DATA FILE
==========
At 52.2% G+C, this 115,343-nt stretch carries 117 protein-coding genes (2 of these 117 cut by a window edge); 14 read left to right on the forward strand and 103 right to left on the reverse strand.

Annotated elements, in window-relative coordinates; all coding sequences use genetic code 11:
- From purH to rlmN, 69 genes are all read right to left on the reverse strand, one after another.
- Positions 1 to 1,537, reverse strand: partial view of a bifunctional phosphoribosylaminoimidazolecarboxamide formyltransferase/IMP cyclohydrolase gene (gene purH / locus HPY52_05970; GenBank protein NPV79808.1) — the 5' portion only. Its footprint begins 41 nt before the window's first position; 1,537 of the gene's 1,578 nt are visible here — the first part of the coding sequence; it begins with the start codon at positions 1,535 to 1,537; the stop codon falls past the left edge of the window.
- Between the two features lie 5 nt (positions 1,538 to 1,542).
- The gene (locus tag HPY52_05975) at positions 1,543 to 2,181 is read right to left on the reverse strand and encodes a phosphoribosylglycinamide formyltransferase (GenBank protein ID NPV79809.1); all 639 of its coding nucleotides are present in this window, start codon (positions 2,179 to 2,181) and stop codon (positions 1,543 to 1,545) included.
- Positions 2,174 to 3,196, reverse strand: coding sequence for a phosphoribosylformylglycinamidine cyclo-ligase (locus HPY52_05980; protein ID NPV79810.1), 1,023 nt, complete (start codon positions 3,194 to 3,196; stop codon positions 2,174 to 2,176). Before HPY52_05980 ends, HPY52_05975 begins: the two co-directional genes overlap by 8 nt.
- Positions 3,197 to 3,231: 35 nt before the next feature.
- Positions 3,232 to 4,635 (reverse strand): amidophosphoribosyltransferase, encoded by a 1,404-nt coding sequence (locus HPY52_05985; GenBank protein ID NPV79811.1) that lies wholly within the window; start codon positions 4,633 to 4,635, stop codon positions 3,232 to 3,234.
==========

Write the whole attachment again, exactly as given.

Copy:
At 52.2% G+C, this 115,343-nt stretch carries 117 protein-coding genes (2 of these 117 cut by a window edge); 14 read left to right on the forward strand and 103 right to left on the reverse strand.

Annotated elements, in window-relative coordinates; all coding sequences use genetic code 11:
- From purH to rlmN, 69 genes are all read right to left on the reverse strand, one after another.
- Positions 1 to 1,537, reverse strand: partial view of a bifunctional phosphoribosylaminoimidazolecarboxamide formyltransferase/IMP cyclohydrolase gene (gene purH / locus HPY52_05970; GenBank protein NPV79808.1) — the 5' portion only. Its footprint begins 41 nt before the window's first position; 1,537 of the gene's 1,578 nt are visible here — the first part of the coding sequence; it begins with the start codon at positions 1,535 to 1,537; the stop codon falls past the left edge of the window.
- Between the two features lie 5 nt (positions 1,538 to 1,542).
- The gene (locus tag HPY52_05975) at positions 1,543 to 2,181 is read right to left on the reverse strand and encodes a phosphoribosylglycinamide formyltransferase (GenBank protein ID NPV79809.1); all 639 of its coding nucleotides are present in this window, start codon (positions 2,179 to 2,181) and stop codon (positions 1,543 to 1,545) included.
- Positions 2,174 to 3,196, reverse strand: coding sequence for a phosphoribosylformylglycinamidine cyclo-ligase (locus HPY52_05980; protein ID NPV79810.1), 1,023 nt, complete (start codon positions 3,194 to 3,196; stop codon positions 2,174 to 2,176). Before HPY52_05980 ends, HPY52_05975 begins: the two co-directional genes overlap by 8 nt.
- Positions 3,197 to 3,231: 35 nt before the next feature.
- Positions 3,232 to 4,635 (reverse strand): amidophosphoribosyltransferase, encoded by a 1,404-nt coding sequence (locus HPY52_05985; GenBank protein ID NPV79811.1) that lies wholly within the window; start codon positions 4,633 to 4,635, stop codon positions 3,232 to 3,234.